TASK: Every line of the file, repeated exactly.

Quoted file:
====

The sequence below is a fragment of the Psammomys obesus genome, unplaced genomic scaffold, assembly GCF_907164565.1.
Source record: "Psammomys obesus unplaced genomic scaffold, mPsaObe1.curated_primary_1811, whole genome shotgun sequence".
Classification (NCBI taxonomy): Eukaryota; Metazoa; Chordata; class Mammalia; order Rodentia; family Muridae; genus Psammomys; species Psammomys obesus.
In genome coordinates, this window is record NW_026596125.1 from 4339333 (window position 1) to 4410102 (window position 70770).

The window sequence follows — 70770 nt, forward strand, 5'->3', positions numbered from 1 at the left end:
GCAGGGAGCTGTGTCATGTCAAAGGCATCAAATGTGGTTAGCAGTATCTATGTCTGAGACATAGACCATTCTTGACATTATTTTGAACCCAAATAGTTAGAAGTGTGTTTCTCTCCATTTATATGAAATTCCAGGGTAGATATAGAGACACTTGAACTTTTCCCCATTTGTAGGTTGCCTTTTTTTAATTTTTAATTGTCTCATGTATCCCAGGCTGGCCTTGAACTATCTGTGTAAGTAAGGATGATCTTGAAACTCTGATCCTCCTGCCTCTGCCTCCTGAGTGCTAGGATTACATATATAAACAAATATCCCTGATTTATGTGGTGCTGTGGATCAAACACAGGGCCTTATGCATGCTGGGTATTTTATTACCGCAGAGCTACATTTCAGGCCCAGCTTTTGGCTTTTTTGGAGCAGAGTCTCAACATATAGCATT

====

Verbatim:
The sequence below is a fragment of the Psammomys obesus genome, unplaced genomic scaffold, assembly GCF_907164565.1.
Source record: "Psammomys obesus unplaced genomic scaffold, mPsaObe1.curated_primary_1811, whole genome shotgun sequence".
Classification (NCBI taxonomy): Eukaryota; Metazoa; Chordata; class Mammalia; order Rodentia; family Muridae; genus Psammomys; species Psammomys obesus.
In genome coordinates, this window is record NW_026596125.1 from 4339333 (window position 1) to 4410102 (window position 70770).

The window sequence follows — 70770 nt, forward strand, 5'->3', positions numbered from 1 at the left end:
GCAGGGAGCTGTGTCATGTCAAAGGCATCAAATGTGGTTAGCAGTATCTATGTCTGAGACATAGACCATTCTTGACATTATTTTGAACCCAAATAGTTAGAAGTGTGTTTCTCTCCATTTATATGAAATTCCAGGGTAGATATAGAGACACTTGAACTTTTCCCCATTTGTAGGTTGCCTTTTTTTAATTTTTAATTGTCTCATGTATCCCAGGCTGGCCTTGAACTATCTGTGTAAGTAAGGATGATCTTGAAACTCTGATCCTCCTGCCTCTGCCTCCTGAGTGCTAGGATTACATATATAAACAAATATCCCTGATTTATGTGGTGCTGTGGATCAAACACAGGGCCTTATGCATGCTGGGTATTTTATTACCGCAGAGCTACATTTCAGGCCCAGCTTTTGGCTTTTTTGGAGCAGAGTCTCAACATATAGCATT